Using cranberries to treat urinary tract infections (UTIs) goes back at least as far as the Native American Indians, but now there is solid scientific evidence to go with this traditional remedy.
UTIs can be incredibly painful and trigger a variety of bladder problems. If untreated, it can move to the kidneys and cause further complications, including sepsis in some rare cases. While most common in women, UTIs can also affect men and children.
In a new study, researchers reviewed 50 previous trials covering 8,857 participants in total. These earlier trials looked at how UTI risk was linked to cranberries delivered in juice, tablet, or powder form.
"The studies we looked at included a range of methods to determine the benefits of cranberry products," says epidemiologist Jacqueline Stephens from Flinders University in Australia.
"The vast majority compared cranberry products with a placebo or no treatment for UTI and determined drinking cranberries as a juice or taking capsules reduced the number of UTIs in women with recurrent cases, in children and in people susceptible to UTIs following medical interventions such as bladder radiotherapy."
The risk of developing a UTI was reduced by more than a quarter in women with recurrent cases of infection, by over a half in children, and by just over a half for people likely to get UTIs after medical procedures.
Only a few people across the studies reported side effects, with stomach pain being the most common. However, there are gaps in the data: Very few trials compared cranberry products directly to antibiotics or probiotics alone, for example, and these treatments may be as effective as the fruit.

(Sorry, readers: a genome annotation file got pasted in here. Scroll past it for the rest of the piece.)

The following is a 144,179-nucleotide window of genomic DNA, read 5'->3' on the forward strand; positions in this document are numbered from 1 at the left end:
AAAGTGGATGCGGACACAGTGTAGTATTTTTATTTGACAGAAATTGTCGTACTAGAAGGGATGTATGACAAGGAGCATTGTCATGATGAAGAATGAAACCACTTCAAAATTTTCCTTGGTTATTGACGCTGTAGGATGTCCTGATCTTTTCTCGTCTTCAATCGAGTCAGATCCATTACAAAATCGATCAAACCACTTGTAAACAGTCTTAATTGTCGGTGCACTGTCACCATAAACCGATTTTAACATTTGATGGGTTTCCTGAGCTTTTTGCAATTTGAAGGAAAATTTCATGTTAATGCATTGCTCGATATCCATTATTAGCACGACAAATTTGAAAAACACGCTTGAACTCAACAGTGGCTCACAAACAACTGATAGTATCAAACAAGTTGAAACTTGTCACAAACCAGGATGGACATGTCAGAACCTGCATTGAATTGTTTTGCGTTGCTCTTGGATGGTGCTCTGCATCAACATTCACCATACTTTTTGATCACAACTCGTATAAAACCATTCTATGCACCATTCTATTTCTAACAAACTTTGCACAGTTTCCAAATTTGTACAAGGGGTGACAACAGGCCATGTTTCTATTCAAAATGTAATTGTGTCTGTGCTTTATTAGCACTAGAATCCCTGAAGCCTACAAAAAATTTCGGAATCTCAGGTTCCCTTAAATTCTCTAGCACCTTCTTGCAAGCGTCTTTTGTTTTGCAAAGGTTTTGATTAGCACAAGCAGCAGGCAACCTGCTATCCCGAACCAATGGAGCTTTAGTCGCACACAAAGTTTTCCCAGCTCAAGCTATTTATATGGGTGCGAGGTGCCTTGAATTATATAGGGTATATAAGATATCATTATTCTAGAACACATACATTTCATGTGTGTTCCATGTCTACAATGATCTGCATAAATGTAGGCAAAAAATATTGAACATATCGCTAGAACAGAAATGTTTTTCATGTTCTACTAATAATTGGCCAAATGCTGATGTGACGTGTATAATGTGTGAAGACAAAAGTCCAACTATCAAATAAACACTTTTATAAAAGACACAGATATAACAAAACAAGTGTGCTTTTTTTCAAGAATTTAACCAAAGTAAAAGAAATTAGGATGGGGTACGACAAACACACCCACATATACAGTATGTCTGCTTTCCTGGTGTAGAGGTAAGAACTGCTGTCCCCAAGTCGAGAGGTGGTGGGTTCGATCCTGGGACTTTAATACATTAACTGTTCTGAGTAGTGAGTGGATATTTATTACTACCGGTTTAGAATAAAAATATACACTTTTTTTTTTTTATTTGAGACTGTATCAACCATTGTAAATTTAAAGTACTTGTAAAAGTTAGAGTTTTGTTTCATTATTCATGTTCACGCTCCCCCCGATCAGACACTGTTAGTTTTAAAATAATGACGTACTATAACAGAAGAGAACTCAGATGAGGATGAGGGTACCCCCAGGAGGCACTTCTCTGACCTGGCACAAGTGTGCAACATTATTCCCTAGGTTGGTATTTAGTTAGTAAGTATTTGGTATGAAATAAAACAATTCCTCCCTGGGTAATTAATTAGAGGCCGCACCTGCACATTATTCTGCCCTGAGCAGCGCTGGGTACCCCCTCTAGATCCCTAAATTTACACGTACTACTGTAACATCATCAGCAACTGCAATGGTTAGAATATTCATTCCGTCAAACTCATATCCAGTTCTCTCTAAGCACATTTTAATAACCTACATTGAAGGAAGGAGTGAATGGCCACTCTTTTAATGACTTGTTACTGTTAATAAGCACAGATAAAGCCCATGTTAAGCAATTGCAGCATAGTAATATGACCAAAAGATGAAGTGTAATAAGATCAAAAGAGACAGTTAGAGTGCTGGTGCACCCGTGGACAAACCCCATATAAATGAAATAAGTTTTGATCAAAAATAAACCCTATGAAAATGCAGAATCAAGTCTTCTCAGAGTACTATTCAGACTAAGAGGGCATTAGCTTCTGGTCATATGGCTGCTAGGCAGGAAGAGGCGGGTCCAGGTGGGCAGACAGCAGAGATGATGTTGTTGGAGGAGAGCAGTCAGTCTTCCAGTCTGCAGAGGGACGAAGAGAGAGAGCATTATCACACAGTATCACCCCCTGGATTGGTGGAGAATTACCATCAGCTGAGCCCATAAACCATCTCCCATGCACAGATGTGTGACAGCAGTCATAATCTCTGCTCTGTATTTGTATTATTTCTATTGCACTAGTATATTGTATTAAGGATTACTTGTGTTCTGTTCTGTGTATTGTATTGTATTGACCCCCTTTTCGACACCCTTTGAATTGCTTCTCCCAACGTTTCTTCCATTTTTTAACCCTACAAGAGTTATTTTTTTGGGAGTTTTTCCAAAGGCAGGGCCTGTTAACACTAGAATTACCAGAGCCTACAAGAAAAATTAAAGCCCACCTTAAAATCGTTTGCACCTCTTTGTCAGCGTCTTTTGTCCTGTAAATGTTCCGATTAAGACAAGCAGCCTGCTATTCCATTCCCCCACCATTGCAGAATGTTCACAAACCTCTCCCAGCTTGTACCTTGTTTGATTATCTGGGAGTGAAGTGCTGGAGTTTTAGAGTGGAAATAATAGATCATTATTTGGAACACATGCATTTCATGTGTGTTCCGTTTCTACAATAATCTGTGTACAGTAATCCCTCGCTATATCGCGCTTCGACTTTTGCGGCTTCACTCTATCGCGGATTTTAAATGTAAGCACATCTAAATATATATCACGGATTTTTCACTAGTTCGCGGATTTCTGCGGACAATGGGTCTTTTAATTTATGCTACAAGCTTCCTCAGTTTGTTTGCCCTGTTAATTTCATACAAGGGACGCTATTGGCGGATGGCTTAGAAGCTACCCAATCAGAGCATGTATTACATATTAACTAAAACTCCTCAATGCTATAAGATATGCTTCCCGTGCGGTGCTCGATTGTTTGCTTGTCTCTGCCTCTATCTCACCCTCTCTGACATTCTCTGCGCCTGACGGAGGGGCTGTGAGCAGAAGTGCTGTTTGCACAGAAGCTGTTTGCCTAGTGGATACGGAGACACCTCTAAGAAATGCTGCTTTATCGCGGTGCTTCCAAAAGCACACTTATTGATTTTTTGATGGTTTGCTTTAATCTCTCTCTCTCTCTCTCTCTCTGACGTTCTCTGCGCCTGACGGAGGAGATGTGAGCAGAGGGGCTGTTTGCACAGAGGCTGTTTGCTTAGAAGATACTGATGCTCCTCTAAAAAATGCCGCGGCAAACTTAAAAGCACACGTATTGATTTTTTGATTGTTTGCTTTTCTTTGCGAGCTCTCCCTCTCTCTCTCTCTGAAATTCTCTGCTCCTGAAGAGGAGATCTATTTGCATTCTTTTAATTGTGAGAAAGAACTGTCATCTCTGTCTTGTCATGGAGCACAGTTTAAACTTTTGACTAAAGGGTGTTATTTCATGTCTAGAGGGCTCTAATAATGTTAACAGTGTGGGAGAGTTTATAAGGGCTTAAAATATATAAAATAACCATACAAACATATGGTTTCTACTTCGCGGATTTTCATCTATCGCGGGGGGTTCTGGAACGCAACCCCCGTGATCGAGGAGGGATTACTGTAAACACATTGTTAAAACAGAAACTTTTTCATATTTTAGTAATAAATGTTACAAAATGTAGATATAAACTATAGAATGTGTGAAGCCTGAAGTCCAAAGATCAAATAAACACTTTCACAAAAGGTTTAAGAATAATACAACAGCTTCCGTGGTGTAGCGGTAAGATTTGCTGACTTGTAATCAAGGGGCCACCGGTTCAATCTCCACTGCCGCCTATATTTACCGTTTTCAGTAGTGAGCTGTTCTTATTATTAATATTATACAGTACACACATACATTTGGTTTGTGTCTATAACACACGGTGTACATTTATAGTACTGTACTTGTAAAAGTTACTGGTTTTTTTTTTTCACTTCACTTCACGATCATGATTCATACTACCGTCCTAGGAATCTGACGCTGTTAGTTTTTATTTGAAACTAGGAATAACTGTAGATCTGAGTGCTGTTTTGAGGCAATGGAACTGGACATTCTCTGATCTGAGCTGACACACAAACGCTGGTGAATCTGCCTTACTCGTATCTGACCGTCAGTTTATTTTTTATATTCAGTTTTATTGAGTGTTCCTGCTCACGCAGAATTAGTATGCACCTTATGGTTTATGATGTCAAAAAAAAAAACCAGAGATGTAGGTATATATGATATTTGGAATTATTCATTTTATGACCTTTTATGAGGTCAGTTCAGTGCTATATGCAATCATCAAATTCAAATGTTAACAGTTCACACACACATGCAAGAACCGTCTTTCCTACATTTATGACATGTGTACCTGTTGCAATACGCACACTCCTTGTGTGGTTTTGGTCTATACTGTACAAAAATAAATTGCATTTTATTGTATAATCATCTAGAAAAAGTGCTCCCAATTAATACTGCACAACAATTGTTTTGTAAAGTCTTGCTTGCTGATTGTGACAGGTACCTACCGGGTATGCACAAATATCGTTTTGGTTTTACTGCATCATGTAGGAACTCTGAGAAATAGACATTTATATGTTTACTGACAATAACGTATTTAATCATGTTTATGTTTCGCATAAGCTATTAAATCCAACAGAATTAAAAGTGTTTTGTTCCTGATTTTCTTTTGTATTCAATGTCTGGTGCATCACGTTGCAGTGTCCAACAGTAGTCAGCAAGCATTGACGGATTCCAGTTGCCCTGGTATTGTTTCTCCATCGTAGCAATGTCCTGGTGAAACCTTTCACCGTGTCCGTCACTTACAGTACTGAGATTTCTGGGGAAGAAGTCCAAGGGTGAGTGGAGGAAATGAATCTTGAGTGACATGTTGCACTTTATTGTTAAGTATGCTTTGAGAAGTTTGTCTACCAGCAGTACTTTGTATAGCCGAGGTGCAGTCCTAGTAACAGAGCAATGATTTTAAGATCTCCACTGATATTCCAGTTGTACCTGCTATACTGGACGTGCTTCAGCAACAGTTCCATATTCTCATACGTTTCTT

No benefits of cranberries were shown for older adults, pregnant women, or people with bladder emptying problems, so this isn't a finding that applies across the board. However, it shows that for some groups of people, the reduced risk is significant.
"This incredible result didn't really surprise us, as we're taught that when there's more and better evidence, the truth will ultimately come out," says epidemiologist Gabrielle Williams from The Children's Hospital at Westmead in Australia.
"UTIs are horrible and very common; about a third of women will experience one, as will many elderly people and also people with bladder issues from spinal cord injury or other conditions."
While many women have already been using cranberry juice to ward off UTIs, up until this point, the scientific evidence for its effectiveness hasn't been particularly conclusive.
As per earlier studies, it's thought that compounds inside cranberries called proanthocyanidins (PACs) help stop Escherichia coli bacteria from attaching to the cells lining the bladder, giving the fruits their protective benefits. It's estimated that E. coli accounts for around 90 percent of UTIs.
It remains unclear what the optimal dosage of cranberry PACs should be, but a 2021 study recommended around 36 milligrams of PACs a day. The researchers responsible for this most recent review caution that "no conclusions could be drawn from these analyses as to the relative efficacy of different doses of PAC."
This is the fifth in a series of reviews (the first one was published in 1998), and each time the researchers can add more data to the pile. With each update, the potential benefits of cranberries are becoming more apparent.
"This is a review of the totality of the evidence, and as new evidence emerges, new findings might occur," says epidemiologist Jonathan Craig from Flinders University.
"In this case, the new evidence shows a very positive finding that cranberry juice can prevent UTI in susceptible people."
The research has been published in the Cochrane Database of Systematic Reviews.